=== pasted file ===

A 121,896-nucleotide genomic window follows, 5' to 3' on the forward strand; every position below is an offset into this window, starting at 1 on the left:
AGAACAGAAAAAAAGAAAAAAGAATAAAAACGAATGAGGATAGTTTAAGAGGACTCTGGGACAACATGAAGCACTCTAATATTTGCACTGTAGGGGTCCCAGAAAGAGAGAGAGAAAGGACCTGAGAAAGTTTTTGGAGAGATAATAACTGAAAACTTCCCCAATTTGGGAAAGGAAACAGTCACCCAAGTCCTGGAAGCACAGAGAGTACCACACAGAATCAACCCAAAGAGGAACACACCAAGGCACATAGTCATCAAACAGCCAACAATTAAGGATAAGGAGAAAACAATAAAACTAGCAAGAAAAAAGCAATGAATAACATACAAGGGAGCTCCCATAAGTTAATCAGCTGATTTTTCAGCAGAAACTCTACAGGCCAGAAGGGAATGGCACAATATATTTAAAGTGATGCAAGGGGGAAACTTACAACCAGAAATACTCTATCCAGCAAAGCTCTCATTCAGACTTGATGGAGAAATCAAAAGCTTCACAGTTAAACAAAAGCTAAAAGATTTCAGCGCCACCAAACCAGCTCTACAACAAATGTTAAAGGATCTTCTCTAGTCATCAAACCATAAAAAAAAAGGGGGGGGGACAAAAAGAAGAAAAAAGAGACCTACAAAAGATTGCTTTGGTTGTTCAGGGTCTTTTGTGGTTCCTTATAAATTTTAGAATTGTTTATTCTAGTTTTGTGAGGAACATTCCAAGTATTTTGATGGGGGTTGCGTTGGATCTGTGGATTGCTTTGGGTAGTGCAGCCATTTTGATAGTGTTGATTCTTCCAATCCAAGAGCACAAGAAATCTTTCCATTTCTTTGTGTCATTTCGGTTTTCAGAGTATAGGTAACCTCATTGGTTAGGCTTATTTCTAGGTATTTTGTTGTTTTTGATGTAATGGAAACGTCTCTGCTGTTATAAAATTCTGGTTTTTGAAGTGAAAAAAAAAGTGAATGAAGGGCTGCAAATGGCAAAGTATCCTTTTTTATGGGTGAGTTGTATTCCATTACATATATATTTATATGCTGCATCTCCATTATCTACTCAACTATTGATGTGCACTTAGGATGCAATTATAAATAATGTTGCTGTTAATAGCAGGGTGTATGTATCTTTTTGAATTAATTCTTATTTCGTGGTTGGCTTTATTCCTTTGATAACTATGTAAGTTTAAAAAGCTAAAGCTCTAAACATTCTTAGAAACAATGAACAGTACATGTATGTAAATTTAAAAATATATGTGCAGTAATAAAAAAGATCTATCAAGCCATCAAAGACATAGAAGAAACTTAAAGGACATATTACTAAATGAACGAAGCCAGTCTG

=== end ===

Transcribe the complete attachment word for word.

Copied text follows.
A 121,896-nucleotide genomic window follows, 5' to 3' on the forward strand; every position below is an offset into this window, starting at 1 on the left:
AGAACAGAAAAAAAGAAAAAAGAATAAAAACGAATGAGGATAGTTTAAGAGGACTCTGGGACAACATGAAGCACTCTAATATTTGCACTGTAGGGGTCCCAGAAAGAGAGAGAGAAAGGACCTGAGAAAGTTTTTGGAGAGATAATAACTGAAAACTTCCCCAATTTGGGAAAGGAAACAGTCACCCAAGTCCTGGAAGCACAGAGAGTACCACACAGAATCAACCCAAAGAGGAACACACCAAGGCACATAGTCATCAAACAGCCAACAATTAAGGATAAGGAGAAAACAATAAAACTAGCAAGAAAAAAGCAATGAATAACATACAAGGGAGCTCCCATAAGTTAATCAGCTGATTTTTCAGCAGAAACTCTACAGGCCAGAAGGGAATGGCACAATATATTTAAAGTGATGCAAGGGGGAAACTTACAACCAGAAATACTCTATCCAGCAAAGCTCTCATTCAGACTTGATGGAGAAATCAAAAGCTTCACAGTTAAACAAAAGCTAAAAGATTTCAGCGCCACCAAACCAGCTCTACAACAAATGTTAAAGGATCTTCTCTAGTCATCAAACCATAAAAAAAAAGGGGGGGGGACAAAAAGAAGAAAAAAGAGACCTACAAAAGATTGCTTTGGTTGTTCAGGGTCTTTTGTGGTTCCTTATAAATTTTAGAATTGTTTATTCTAGTTTTGTGAGGAACATTCCAAGTATTTTGATGGGGGTTGCGTTGGATCTGTGGATTGCTTTGGGTAGTGCAGCCATTTTGATAGTGTTGATTCTTCCAATCCAAGAGCACAAGAAATCTTTCCATTTCTTTGTGTCATTTCGGTTTTCAGAGTATAGGTAACCTCATTGGTTAGGCTTATTTCTAGGTATTTTGTTGTTTTTGATGTAATGGAAACGTCTCTGCTGTTATAAAATTCTGGTTTTTGAAGTGAAAAAAAAAGTGAATGAAGGGCTGCAAATGGCAAAGTATCCTTTTTTATGGGTGAGTTGTATTCCATTACATATATATTTATATGCTGCATCTCCATTATCTACTCAACTATTGATGTGCACTTAGGATGCAATTATAAATAATGTTGCTGTTAATAGCAGGGTGTATGTATCTTTTTGAATTAATTCTTATTTCGTGGTTGGCTTTATTCCTTTGATAACTATGTAAGTTTAAAAAGCTAAAGCTCTAAACATTCTTAGAAACAATGAACAGTACATGTATGTAAATTTAAAAATATATGTGCAGTAATAAAAAAGATCTATCAAGCCATCAAAGACATAGAAGAAACTTAAAGGACATATTACTAAATGAACGAAGCCAGTCTG